Thursday, May 22, 2014

My new theory on dogs burying stuff

I've developed a new theory on why dog's bury stuff; maybe they don't do it on purpose.

These two dogs are monsters.  The German shepherd, in particular, is a frisbee monster.  She loves to chase them to the point that she can't help herself, regardless of how tired she is.  I use it to give her exercises until she's to the point that she can't keep her tongue in her mouth.  When we go in the house, she just flops in the floor, normally after splashing water out of her bowl to lay in.  (Here, they were playing and biting each other, and I thought it looked funny.)

Anyway, the German, Ruby, loves to chase it, as I said, but she's also figured out that she can "throw" it for herself.
She'll set the frisbee on the ground and scratch it backward between her paws, with her pause getting closer together the further back she goes, squeezing it until it folds in half.  Then she'll push it up with her nose until it pops out of her paws and jump to catch it.  It only takes a couple of times before the frisbee is bent permanently and flies funny.  Between that and her chewing it for fun and pulling pieces off of it, they don't last long.

So then we get to the little red dog, Ginger.  She's learned from Ruby to paw at it and play with it, but she doesn't do the same thing.  She just scratches at it, kinda like she is digging a hole, to throw it behind her or to the side.  She doesn't seem to try to catch it, just enjoys kicking it around.  Luckilly, she doesn't deform the frisbee.  But she does leave large sections of the yard torn down to sand.

So I've been working on remodeling our rental after work, and I haven't had any time to play with them this week.  I decided to throw the frisbees a couple of times before I left for work, then I went to get them picked back up (so that Ruby didn't shred them while I was at work).  Ginger had taken hers to one of her favorite sand pits and was kicking it around.  I bent over to get Ruby's from her and when I looked up, Ginger was looking around confused and the frisbee was nowhere in sight.  I knew she had kicked sand over it probably, but figured I'd turn it back up fairly easily.  But it wasn't easy.  I went over the whole stretch of sand 3 times before I had to leave for work, and did it several more times after I got back before I finally found it.  So, long story short, I wonder how many other "buried bones" were simply accidents.

Anyway, here's some more pictures of the dogs and some more info.  Mostly Ginger, since I'm really doing this post for the woman we got her from.  We picked her up at one of those "free puppy" stands on the side of the road, and the woman had made up cards with her contact info and wanted pictures of the puppies when they got older to see how they turned out.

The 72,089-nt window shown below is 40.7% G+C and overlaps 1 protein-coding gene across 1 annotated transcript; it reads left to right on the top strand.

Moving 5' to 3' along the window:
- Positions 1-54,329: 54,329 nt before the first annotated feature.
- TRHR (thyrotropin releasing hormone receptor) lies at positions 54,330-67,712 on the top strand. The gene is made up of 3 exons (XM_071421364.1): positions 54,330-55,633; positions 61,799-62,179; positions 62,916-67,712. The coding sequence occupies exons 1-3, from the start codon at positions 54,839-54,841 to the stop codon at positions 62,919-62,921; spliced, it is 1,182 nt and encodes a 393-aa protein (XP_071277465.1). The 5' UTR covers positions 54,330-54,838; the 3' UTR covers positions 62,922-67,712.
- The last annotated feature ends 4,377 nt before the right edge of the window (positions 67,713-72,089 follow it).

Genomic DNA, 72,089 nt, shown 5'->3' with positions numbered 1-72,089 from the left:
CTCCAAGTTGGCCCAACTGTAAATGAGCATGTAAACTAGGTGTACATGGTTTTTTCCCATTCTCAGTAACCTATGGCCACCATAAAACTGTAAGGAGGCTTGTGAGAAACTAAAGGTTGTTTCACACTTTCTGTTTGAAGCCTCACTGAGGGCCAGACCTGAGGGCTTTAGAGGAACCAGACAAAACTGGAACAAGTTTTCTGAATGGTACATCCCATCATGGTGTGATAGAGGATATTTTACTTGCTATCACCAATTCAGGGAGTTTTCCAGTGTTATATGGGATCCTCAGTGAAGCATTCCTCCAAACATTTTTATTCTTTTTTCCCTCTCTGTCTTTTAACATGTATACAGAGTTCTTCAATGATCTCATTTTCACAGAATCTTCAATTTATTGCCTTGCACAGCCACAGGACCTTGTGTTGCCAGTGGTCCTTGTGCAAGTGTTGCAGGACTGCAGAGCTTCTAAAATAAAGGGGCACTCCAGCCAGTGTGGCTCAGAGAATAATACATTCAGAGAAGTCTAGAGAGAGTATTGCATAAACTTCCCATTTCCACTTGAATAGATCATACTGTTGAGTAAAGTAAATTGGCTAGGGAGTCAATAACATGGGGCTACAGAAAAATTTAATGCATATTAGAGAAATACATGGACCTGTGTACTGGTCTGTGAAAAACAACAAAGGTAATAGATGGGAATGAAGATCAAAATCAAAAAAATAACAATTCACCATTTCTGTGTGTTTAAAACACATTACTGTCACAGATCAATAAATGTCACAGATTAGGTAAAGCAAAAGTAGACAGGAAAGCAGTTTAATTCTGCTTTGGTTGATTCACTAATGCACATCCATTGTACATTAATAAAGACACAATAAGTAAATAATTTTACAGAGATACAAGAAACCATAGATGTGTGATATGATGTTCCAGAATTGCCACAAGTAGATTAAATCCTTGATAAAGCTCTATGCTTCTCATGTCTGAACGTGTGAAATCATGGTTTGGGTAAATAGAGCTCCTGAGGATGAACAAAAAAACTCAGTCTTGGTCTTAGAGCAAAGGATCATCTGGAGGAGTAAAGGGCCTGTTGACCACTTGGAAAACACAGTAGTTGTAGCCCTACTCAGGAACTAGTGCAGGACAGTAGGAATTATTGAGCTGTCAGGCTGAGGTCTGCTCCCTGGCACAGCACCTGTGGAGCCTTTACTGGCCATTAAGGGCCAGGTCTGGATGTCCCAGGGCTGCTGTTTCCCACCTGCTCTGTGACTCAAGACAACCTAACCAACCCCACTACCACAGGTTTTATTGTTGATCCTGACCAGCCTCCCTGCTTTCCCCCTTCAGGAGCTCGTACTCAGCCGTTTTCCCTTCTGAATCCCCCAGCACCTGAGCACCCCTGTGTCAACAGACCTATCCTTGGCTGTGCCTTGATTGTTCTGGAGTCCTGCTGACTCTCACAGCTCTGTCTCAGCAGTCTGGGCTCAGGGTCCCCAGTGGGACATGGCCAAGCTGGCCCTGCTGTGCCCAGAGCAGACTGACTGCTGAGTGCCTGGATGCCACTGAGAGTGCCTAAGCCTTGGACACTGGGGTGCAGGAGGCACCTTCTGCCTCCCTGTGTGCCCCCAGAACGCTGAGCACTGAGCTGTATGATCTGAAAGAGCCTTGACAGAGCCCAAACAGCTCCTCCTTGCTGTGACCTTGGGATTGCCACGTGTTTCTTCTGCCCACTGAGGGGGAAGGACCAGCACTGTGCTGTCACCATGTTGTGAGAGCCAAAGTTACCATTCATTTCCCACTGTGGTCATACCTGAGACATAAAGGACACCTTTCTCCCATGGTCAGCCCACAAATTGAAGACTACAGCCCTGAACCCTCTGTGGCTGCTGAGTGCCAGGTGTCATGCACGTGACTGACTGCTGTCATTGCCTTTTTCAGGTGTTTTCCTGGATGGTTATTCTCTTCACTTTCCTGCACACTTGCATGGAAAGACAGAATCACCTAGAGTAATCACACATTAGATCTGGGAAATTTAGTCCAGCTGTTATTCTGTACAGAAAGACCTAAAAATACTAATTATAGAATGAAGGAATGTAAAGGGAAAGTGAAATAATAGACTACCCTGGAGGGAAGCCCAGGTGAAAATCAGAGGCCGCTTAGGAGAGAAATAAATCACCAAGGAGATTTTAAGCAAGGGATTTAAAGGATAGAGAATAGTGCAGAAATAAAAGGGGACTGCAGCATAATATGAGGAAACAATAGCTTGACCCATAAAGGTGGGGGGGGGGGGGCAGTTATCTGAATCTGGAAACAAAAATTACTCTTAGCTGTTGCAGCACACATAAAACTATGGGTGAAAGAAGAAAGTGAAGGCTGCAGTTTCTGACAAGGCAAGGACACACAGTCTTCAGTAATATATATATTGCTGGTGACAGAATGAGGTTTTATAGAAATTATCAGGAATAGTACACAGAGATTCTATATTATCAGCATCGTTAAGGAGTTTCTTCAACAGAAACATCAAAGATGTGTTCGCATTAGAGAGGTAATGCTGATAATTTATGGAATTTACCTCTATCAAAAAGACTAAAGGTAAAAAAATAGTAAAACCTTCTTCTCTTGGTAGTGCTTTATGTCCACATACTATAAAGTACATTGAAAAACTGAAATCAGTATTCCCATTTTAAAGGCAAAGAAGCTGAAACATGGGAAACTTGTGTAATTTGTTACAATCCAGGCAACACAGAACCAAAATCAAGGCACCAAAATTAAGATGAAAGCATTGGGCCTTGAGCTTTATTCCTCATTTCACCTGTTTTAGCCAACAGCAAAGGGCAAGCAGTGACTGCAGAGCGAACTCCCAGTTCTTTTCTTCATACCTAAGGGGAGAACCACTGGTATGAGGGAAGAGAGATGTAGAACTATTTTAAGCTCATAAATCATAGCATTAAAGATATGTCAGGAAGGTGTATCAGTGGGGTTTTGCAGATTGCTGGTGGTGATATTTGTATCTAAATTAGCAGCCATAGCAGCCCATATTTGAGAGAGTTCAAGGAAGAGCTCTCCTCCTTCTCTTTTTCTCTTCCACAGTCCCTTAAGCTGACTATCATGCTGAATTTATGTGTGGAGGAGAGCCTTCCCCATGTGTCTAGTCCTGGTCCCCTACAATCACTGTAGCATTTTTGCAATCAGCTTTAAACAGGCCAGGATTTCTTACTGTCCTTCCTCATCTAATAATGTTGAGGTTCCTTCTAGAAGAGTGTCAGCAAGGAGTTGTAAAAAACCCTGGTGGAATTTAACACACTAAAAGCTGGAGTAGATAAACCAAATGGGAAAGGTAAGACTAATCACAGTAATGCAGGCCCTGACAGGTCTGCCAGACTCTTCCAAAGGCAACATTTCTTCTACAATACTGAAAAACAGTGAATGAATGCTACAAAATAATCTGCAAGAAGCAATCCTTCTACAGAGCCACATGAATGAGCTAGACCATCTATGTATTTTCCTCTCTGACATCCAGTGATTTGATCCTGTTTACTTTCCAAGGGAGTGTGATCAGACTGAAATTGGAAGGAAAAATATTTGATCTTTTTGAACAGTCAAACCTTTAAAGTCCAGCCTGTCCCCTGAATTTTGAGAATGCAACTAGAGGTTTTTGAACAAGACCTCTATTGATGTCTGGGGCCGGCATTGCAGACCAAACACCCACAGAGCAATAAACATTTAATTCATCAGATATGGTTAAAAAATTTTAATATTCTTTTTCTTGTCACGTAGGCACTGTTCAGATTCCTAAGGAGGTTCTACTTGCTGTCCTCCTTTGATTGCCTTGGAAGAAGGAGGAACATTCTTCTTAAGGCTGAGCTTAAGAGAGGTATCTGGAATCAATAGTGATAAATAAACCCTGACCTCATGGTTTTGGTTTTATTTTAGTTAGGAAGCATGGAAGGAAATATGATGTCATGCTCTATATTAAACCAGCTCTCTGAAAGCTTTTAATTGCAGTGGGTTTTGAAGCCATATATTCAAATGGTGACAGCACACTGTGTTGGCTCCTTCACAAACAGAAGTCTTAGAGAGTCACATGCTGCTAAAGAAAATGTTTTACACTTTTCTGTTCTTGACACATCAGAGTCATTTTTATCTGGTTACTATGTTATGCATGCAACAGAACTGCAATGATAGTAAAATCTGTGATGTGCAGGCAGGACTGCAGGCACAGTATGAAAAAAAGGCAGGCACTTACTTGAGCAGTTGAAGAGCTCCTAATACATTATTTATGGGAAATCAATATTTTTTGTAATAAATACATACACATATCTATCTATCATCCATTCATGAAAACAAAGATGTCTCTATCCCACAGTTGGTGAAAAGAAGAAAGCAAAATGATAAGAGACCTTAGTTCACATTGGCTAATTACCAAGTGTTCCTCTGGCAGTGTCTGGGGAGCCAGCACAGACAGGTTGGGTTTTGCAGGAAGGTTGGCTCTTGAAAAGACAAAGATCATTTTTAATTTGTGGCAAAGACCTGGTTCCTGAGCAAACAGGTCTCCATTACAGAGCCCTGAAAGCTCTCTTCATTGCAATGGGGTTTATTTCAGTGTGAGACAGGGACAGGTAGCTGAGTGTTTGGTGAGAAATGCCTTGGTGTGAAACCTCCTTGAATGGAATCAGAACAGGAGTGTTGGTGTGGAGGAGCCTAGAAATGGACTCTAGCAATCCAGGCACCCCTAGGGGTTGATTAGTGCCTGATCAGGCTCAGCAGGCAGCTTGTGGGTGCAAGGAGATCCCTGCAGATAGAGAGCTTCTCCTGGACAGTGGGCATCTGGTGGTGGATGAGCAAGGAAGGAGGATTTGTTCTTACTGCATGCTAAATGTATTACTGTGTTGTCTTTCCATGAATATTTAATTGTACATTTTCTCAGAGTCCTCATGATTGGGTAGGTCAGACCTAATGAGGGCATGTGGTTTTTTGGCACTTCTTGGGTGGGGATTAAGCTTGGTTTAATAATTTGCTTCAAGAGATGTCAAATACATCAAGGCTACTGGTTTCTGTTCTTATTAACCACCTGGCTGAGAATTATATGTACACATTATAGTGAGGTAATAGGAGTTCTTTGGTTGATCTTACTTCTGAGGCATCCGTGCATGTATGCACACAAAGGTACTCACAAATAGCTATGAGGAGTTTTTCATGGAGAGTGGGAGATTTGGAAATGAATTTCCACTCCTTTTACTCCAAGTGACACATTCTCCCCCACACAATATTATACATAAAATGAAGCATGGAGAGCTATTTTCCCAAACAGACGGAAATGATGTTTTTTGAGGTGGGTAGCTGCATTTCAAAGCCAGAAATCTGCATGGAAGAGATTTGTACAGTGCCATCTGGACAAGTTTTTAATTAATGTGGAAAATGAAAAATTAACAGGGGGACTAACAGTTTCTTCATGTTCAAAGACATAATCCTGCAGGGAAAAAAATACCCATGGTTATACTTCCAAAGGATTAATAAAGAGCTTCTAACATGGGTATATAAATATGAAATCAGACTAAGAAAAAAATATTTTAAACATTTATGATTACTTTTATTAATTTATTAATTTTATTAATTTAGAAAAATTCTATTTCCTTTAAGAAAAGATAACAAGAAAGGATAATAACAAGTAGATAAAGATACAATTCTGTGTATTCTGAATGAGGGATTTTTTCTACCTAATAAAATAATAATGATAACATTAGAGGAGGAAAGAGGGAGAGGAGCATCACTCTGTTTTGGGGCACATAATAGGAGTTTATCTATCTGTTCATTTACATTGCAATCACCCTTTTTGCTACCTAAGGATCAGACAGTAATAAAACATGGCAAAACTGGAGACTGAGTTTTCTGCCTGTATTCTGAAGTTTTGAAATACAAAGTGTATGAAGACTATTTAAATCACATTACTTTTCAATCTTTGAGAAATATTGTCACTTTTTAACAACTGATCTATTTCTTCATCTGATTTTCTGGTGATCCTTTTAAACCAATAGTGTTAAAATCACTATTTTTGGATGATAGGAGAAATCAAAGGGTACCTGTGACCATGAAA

Ruby often sleeps with her tongue out.  Ginger does it occasionally as well, but not nearly as often and I haven't gotten a picture.  Her leg is shaved here, so it was probably just after her spay, but she was in for something else at one point, so it may have been that.
Playing, pretty much just like the first picture
 These next ones are pictures of them playing right after we got Ginger.  (The first one I thought was cute, but it is a lousy picture).

Ruby is full-blooded, although not registered so I can't prove it.  She's VERY laid back most of the time.  Ginger is half Weimaraner, one quarter American bulldog, and one quarter Doberman.  Ruby loves to play tug of war, but she doesn't seem to want to bite hard.  She wouldn't make a very good attack dog, although as just a "guard" dog, she'd do fine; her bark does get scary.  Ginger also loves to pull, but she has a lot of bite strength, probably from that bulldog/Doberman mix.  I don't know if she can out pull Ruby, but she's close.  She definitely holds on a lot better, though.  Ruby just likes to get her canines stuck in whatever she is pulling instead of actually biting.  She very seldom manages to get the rope away from Ginger if Ginger doesn't want to let go.

More playing in the floor, biting each other.

 This was taken when Ginger graduated obedience class at Pet Smart.  She had just gotten her spay surgery, so the shirt was to keep her out of her stitches.

This is just her being kinda stupid, and got her head stuck in the sheet.  It took her a bit of thrashing and growling and chewing at it to finally figure out how to get it off of her head.
They had been playing, and then fell asleep this way. They woke up when we tried to get the picture, though.
I'll try to get pictures of them playing with the frisbee one of these days.  Ruby can catch it most of the time, but Ginger hasn't quite got the hang of it.  If I can get it to hover and come down slowly, she'll grab it.  But even though she chases it well, she hangs back for the attack instead of doing a running jump like Ruby does.  So if it is going forward very fast, she waits to long and it lands on the ground instead.

(Here's a side note on breed capitalization, since I was looking it up.  One style of capitalization says to capitalize parts of a breeds name that are based on proper names, but not other parts.  Weimeranar is based on the name of the name of the Grand Duke of Saxe-Weimar-Eisenach, Karl August, whose court was based in Weimar, Germany (link).  So Weimeranar is based on a proper name, and therefore is capitalized.  Also, Doberman is based on the name of the tax collector Karl Friedrich Louis Dobermann, from Germany (link), so Doberman gets capitalized.  American in American bulldog is based on a place name, but shepherd and bulldog are both common nouns, so they don't get capitalized.)

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